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Wednesday, 26 April 2006 00:00

Wild, mysterious and sometimes a bit sly

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In the natural world here in the Blue Ridge, there are certain visual images that rivet the attention of human beholders. One such is a timber rattlesnake suddenly encountered in the wild. That sight literally galvanizes the senses. The vibrating rattle-tipped tail sounds its uncanny almost-musical warning ... you freeze in mid-step, holding your breath but unaware that you are doing so ... the hair on the back of your neck stands on end ... the event remains imprinted in your memory bank.

Another sort of image — that of a red fox suddenly glimpsed — is one of pure delight. Elizabeth and I have encountered red foxes with some frequency through the years. But, for whatever reason, an encounter I had in the mid-1990s registered with me in great detail. I was driving alone south of Asheville on the Blue Ridge Parkway. A light early morning mist was swirling in my truck’s headlights. As if from out of nowhere, the fox suddenly appeared, moving across the roadway with nimble feet in a dainty trot. On the roadside embankment, it paused, lifted a front paw, and turned to look at the oncoming vehicle. The animal’s eyes looked into mine without fear. It was simply curious. With heightened awareness, I could see drops of moisture clinging to the hairs that outlined the creature’s silhouette. That was the image — a fox in the rain — that remains with me. Then, with a single catlike bound, it disappeared as quickly as it had appeared in a graceful flow of movement.

Sometimes a red fox will be encountered that lives up to its name; that is, it will be a vivid red. But most red foxes Elizabeth and I have seen displayed a tawny rusty-red to reddish-yellow coloration. Sometimes they will even closely resemble a gray fox. And since a gray fox often has some reddish tinges in its coat, the two species found in the Blue Ridge can be confused. But a gray fox is smaller than a red fox and the tip of its tail is dark gray or black. The red fox always displays a white-tipped tail.

There has been some debate as to whether or not the red fox is actually native to North America. The editors of The Audubon Society Field Guide to North American Mammals (1980) noted that, “In the mid-18th century, red foxes were imported from England and released in New York, New Jersey, Maryland, Delaware, and Virginia by landowners who enjoyed riding to the hounds. At the time, the gray fox — not a good substitute for the red, as it cannot run as fast or as long — had not yet expanded its range north into these areas. The red foxes that now populate almost all of the states are combined strains derived from the interbreeding of imported foxes with native races, which, encouraged by settlement, gradually expanded their range.” On the other hand, in The World of the Red Fox (1969) Leonard Lee Rue III quoted New Englander Thomas Morton, who in 1634 recorded that, “The Foxes are of two coloures; the one redd, the other gray ... and are of good furre; they doe not stinke, as the Foxes of England.”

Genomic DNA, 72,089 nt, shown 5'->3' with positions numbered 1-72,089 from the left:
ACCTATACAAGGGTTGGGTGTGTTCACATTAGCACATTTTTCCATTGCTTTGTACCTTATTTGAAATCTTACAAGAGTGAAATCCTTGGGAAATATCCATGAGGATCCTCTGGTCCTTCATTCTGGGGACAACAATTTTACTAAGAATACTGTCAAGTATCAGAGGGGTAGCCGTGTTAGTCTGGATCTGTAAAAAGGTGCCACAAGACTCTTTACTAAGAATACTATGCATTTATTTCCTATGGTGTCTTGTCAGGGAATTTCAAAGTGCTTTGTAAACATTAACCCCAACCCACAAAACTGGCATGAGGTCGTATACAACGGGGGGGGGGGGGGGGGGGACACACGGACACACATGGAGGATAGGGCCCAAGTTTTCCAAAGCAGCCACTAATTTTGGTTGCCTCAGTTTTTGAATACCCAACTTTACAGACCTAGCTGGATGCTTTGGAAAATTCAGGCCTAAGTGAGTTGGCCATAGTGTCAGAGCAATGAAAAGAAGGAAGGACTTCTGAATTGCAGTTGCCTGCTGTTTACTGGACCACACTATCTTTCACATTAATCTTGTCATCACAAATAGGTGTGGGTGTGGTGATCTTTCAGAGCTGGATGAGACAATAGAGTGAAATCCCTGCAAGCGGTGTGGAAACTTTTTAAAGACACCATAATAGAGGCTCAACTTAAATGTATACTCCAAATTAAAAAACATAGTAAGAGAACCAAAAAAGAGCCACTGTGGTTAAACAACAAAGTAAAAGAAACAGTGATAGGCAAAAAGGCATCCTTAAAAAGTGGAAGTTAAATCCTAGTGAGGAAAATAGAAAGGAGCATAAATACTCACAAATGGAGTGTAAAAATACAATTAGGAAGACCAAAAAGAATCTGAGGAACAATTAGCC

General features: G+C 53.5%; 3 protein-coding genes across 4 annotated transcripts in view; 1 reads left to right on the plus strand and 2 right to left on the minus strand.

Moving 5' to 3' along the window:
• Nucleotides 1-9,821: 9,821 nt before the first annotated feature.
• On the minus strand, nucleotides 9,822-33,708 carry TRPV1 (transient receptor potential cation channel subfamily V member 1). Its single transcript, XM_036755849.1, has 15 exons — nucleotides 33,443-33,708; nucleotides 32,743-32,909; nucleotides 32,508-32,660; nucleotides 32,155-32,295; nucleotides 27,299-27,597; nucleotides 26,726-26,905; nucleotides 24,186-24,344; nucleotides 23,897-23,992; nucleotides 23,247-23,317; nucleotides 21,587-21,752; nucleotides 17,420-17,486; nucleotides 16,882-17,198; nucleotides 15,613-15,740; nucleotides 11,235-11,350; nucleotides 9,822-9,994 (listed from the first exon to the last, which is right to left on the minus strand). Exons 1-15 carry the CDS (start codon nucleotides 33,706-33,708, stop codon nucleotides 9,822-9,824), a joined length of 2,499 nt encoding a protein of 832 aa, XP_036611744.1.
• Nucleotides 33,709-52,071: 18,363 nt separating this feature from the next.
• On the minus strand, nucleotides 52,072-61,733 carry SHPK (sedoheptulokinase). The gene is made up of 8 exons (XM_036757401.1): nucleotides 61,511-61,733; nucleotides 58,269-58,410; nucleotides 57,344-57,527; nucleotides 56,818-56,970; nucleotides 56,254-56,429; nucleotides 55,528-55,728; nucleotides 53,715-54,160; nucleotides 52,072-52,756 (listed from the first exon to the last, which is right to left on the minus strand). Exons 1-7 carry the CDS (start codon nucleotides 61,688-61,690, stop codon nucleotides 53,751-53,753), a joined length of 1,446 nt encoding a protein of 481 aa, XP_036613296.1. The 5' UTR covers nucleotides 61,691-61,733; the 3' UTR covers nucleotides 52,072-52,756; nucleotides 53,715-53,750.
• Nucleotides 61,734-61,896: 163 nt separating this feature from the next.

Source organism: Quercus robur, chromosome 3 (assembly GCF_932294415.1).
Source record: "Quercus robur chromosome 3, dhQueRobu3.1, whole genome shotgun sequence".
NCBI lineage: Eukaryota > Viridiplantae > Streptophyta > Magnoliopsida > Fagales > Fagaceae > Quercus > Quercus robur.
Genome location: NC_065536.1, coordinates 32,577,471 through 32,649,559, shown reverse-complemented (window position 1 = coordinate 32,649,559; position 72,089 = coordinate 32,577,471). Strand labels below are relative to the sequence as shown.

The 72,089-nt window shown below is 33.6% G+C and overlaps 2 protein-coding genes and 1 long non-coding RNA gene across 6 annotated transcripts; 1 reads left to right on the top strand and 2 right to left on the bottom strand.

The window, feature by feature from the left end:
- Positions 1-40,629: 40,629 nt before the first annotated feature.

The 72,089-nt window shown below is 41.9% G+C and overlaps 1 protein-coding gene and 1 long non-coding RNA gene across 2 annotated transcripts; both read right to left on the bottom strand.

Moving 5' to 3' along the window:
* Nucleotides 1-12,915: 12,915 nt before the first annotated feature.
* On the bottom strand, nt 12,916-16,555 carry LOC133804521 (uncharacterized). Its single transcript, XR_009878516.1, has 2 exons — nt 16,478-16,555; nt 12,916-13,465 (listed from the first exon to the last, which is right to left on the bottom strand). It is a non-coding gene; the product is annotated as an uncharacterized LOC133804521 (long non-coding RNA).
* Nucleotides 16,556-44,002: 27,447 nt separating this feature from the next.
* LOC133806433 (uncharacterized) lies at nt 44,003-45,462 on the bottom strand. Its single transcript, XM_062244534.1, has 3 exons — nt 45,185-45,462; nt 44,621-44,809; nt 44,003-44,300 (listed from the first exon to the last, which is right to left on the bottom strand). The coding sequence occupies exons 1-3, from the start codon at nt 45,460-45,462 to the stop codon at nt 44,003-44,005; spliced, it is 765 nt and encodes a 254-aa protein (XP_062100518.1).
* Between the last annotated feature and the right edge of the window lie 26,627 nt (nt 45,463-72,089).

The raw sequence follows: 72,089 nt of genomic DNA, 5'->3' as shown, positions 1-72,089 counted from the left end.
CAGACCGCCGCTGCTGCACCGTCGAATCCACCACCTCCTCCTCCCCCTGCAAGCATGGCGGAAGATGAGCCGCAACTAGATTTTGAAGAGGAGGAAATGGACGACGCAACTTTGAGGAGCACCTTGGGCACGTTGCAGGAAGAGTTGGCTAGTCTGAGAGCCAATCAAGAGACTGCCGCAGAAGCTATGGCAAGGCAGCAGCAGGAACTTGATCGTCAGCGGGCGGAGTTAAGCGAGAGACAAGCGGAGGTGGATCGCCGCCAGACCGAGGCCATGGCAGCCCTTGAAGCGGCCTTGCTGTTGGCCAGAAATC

Be that as it may, both the red fox (juhla) and the gray fox (inali) have secured places in Cherokee lore. If an individual who was setting off on a journey should startle a fox that looked back and barked, this was a sure sign that a relative or neighbor would soon die. A fox howling near one’s house warned of an impending illness by one of the humans residing therein. But foxes could also be helpful. One of the Cherokee sacred formulas contained an incantation evoking them as a curative for frostbite. Advance scouts sent out to locate enemies mimicked the barks and yips of foxes to stay in touch with one another. Portrayed in one of the stories as a quick-witted trickster, a fox was responsible for the loss of most of the bear’s tail, which had at one time been long and bushy.

George Ellison wrote the biographical introductions for the reissues of two Appalachian classics: Horace Kephart’s Our Southern Highlanders and James Mooney’s History, Myths, and Sacred Formulas of the Cherokees. In June 2005, a selection of his Back Then columns was published by The History Press in Charleston as Mountain Passages: Natural and Cultural History of Western North Carolina and the Great Smoky Mountains. Readers can contact him at P.O. Box 1262, Bryson City, N.C., 28713, or at This email address is being protected from spambots. You need JavaScript enabled to view it. .

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